EDITORIAL: Diplomacy key to Western war cry

Eric Dezenhall's thought-leadership in this week's ThinkPiece is so

lucid and so strong that it pulls us in and tempts us to adhere to his

view. Perhaps, however, he is in danger of hurting innocents with his

so-called "straight shooting."



Of course, straight-talking and demonization of the enemy are reassuring

for many members of the public. It is also easier to slap labels such as

"zealots," "despots" and "backward" on different countries than it is to

start to explain fully the complexity of those peoples. That does not

make it right.



Very few people would disagree that the Taliban, and even more

relevantly the terrorists that they are harboring, must be punished. But

let's also remember that we have not been attacked by a nation or a

religion here, consequently we should be very careful about who and what

we are demonizing.



In war you need clarity of purpose. And we have clarity of purpose - to

respond appropriately to the grotesque acts of September 11.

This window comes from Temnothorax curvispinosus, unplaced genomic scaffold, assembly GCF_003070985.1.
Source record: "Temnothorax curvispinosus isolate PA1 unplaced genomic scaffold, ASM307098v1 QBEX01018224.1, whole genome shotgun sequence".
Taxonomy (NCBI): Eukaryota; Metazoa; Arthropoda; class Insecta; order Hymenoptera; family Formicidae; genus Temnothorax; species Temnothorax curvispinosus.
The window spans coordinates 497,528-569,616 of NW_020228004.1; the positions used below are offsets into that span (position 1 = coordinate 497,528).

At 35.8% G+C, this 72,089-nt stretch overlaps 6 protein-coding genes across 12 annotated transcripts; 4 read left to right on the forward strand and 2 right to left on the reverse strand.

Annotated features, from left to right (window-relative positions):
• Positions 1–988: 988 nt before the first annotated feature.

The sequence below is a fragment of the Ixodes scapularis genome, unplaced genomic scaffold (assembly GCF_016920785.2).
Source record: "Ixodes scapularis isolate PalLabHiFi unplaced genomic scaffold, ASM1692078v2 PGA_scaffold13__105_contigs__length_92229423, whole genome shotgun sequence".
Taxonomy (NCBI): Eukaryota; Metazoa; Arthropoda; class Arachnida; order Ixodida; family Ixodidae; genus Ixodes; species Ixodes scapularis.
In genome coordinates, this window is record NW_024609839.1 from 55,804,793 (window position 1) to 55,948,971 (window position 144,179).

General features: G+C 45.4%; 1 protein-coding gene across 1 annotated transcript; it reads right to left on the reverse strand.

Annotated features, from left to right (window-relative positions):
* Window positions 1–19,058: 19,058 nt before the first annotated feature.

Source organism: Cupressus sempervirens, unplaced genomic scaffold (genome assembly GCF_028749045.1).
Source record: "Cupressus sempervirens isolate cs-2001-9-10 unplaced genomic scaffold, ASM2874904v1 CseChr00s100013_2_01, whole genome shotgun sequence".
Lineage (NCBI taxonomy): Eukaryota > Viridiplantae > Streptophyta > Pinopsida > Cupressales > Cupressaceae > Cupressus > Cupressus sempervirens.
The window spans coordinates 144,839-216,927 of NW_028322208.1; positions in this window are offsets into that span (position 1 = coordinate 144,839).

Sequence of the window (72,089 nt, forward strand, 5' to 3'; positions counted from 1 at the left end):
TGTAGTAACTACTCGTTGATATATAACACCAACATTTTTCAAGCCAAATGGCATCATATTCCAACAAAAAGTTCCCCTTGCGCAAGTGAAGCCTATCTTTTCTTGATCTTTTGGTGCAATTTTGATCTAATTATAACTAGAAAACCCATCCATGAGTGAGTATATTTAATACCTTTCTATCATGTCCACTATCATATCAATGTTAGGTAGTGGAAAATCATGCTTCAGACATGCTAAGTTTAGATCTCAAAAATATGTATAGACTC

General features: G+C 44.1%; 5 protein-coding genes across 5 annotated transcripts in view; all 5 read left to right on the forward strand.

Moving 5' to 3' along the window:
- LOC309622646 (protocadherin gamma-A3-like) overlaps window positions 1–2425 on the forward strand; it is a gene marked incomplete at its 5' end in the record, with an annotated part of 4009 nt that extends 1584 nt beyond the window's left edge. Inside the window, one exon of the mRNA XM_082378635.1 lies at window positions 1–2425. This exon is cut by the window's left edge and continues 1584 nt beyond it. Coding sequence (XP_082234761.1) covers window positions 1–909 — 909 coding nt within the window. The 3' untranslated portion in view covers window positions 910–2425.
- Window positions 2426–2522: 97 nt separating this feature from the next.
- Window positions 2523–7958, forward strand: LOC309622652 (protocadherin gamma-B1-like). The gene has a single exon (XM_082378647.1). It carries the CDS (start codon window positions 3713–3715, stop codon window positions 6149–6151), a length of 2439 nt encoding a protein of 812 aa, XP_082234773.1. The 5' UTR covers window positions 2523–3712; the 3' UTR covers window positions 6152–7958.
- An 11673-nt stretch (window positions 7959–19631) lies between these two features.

But TV programs focusing on the cultures in which these terrorists

exist, aimed at turning the American people against them, are

unnecessary and a dangerous step down the road to cultural

imperialism.



Beyond this war with the Taliban and bin Laden, cross-cultural

understanding is necessary to improve the chances of peace around the

world. We won't get that by firing out statements that may be

interpreted as anti-Islamic rather than anti-terrorism. We'll get that

understanding by educating people about different ways of life, not by

narrowing our focus.



In that regard the American government is absolutely right to choose its

words cautiously and to wage diplomacy not just war. Being "tranquil" in

our language is not "dangerous," as Dezenhall suggests, it is vital to

the effort to isolate the enemy. Stomping on eggshells will only make a

bigger mess.



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